The diagnosis and treatment of attention deficit hyperactivity disorder (ADHD) is well established in the field of psychiatry. Not only is it well accepted, but ADHD has dramatically increased over the past 10 years. Some would even say it’s an epidemic in its own right. The use of psychostimulants as a treatment is common practice, and today we are here to discuss the risk of neurotoxicity with ADHD medication.
What Are Psychostimulants
Psychostimulants include methylphenidate (MPH) and mixed amphetamine salts such as Adderall. These remain the most effective and widely used medications for the treatment of ADHD. These medications function by blocking the dopamine reuptake transporter and increase dopamine stimulation at the postsynaptic receptors. These medications work to increase attention and reduce impulsivity but the long-term implications of consistent use are largely unknown.
Substance Use and Stimulant Prescribing
Most lines of evidence in the literature indicate that these medications do not promote substance use later in life and may even decrease the potential for future substance abuse. I’ve also found lines of evidence that indicate the opposite, but the general consensus in the field is that there is not increased risk for future substance abuse. We do know that drugs that function in a similar manner to these medications result in molecular and structural changes to neurons. It is unknown if this also occurs with stimulant medications used to treat ADHD.
Neuronal Effects of Amphetamine
Methamphetamine is a known neurotoxin and several studies have indicated this in animal models. Recently exposure to amphetamine has been sown to cause impairments on the development of dendritic branching up to 3 months after stopping methylphenidate. In mice there is evidence that MPH use causes loss of dopamine neurons in the substantia nigra which may increase the risk of Parkinson’s disease. Other groups have shown alterations in nerve growth factors and brain derived neurotrophic factor in the frontal cortex after chronic MPH use. When neurons from the prefrontal cortex are exposed to MPH it alters their electrical activity. MPH was found to reduce electrical activity and it persists in a dose dependent fashion even 10 weeks post exposure. In rats the use of MPH is associated with decreased response to normal stimuli and increased response to adverse stimuli. We need to be careful extrapolating this information to humans as these studies were conducted in animal models.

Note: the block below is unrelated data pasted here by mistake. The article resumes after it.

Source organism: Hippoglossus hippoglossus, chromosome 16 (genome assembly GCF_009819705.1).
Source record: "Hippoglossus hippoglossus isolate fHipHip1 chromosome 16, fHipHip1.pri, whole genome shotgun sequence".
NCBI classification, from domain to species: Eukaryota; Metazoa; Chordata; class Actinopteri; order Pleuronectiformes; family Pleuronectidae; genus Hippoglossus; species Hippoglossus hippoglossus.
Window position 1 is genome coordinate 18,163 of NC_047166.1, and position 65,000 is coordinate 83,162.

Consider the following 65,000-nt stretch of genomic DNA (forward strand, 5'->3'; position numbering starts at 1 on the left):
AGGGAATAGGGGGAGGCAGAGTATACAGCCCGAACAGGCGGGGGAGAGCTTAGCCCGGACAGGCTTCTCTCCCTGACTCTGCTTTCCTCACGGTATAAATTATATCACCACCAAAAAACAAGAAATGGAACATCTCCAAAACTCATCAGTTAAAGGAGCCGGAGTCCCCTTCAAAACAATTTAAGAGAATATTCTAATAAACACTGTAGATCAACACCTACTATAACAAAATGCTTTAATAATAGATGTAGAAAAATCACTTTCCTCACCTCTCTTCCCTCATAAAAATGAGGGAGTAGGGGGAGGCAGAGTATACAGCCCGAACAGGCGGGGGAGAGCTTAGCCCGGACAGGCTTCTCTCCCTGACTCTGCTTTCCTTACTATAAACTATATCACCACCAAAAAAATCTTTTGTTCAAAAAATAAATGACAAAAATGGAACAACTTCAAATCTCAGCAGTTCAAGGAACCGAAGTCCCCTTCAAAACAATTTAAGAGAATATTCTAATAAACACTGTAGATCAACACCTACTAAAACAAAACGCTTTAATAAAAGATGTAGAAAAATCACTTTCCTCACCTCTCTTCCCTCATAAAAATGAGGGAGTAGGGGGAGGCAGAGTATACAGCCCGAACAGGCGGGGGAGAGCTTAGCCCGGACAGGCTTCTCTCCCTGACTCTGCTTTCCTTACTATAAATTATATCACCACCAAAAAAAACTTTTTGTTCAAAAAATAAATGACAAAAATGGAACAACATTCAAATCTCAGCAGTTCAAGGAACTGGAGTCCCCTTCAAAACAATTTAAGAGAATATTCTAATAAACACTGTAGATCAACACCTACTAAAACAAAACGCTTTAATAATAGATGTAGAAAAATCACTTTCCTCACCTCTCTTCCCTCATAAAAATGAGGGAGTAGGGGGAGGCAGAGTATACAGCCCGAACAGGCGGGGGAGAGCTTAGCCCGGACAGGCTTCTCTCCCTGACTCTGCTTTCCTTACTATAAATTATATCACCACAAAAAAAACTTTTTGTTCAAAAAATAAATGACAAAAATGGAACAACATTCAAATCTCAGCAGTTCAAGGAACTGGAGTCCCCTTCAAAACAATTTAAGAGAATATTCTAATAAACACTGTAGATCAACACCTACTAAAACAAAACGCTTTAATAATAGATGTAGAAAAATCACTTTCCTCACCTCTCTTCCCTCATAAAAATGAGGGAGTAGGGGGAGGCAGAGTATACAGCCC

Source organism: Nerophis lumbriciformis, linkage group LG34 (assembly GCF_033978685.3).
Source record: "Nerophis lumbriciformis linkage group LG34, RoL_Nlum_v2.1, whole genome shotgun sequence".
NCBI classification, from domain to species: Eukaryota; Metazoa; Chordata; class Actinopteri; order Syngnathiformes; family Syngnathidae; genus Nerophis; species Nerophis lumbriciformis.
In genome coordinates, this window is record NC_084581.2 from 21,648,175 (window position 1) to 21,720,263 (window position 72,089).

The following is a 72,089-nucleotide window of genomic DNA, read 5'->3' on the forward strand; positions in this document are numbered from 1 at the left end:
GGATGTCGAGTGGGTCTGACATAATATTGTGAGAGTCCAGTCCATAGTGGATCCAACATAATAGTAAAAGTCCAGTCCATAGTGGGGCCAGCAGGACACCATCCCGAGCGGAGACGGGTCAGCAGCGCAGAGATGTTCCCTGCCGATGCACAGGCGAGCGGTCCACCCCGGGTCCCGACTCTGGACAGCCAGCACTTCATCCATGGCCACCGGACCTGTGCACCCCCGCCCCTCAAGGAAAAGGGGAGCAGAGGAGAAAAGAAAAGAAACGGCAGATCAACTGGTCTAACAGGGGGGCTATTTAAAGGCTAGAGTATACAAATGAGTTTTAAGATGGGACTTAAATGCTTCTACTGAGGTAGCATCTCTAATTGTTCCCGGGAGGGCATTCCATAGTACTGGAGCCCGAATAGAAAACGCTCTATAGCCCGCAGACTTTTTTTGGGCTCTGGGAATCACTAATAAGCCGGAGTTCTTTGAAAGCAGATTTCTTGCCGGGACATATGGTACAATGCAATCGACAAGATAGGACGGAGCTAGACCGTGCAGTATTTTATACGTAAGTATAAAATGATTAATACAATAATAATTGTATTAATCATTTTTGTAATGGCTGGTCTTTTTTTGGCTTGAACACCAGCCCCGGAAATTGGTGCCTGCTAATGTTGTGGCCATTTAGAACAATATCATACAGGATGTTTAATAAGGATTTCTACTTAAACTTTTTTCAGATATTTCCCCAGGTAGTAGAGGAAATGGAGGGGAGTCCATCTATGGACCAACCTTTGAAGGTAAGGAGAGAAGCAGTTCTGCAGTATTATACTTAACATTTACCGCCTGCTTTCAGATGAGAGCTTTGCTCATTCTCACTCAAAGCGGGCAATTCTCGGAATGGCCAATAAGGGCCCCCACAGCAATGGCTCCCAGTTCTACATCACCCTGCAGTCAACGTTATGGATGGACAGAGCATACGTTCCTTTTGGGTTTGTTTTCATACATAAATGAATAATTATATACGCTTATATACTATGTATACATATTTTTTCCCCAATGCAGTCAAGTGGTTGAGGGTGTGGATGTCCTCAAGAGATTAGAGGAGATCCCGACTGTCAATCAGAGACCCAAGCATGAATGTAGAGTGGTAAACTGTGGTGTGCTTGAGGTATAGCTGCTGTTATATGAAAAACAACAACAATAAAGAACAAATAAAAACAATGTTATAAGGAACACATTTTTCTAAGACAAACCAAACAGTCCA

Treating agitation is a big part of inpatient and emergency psychiatric treatment. In the emergency department agitation accounts for 2.6% of total patient encounters. Knowing which medications to use and how to use them is critically important. Today I’m going to discuss all the options for the treatment of acute agitation in clinical practice.
What is Agitation?
Agitation is an extreme form of arousal that is associated with increased verbal and motor activity that poses a threat to themselves and others. Agitation needs to be recognized immediately and addressed due to the risk of harm to the patient and others.
Verbal De-escalation is Always The First Step
Engaging the patient and attempting to elicit a reason for the agitation should always be attempted first. In many cases patients are hungry, tired, or overly stimulated by the busy inpatient or ED setting. If these interventions are unsuccessful and the patient remains agitated security staff lead by the physician should inform the patient that if the behavior continues medication will be administered for safety purposes.
Thinking About Medication
Sometimes using medication is unavoidable and is required to facilitate a medical evaluation. We need to be mindful of the potential adverse events associated with sedating medication. The most common adverse effects are hypoxia, airway obstruction, QTc prolongation, bradycardia, and hypotension. Patients over the age of 65, alcohol intoxication, and multiple medication administrations in a short period of time increases the risk of adverse events.
Routes of Administration
It’s always best to offer PO (oral) medication prior to using IM or IV medications. In the inpatient setting we do not allow IVs due to the potential risk of self-harm; IM medication is second route of administration commonly used. I will usually use risperidone 2 mg or olanzapine zydis 10 mg because it begins dissolving immediately once the person puts it in their mouth in both cases. Oral medications can be “cheeked” and will also take longer to start working. In general, it’s important to note the onset of PO medication will be slower. Antipsychotic medications and benzodiazepines are commonly used for sedation in acute agitation.
First Generation Dopamine Blocking Medications
These medications have been around for a long time and have a good safety profile when used to treat acute agitation. Some antipsychotics have the risk for more side effects due to their ability to lower seizure threshold, cause hypotension, and have an increased anticholinergic burden.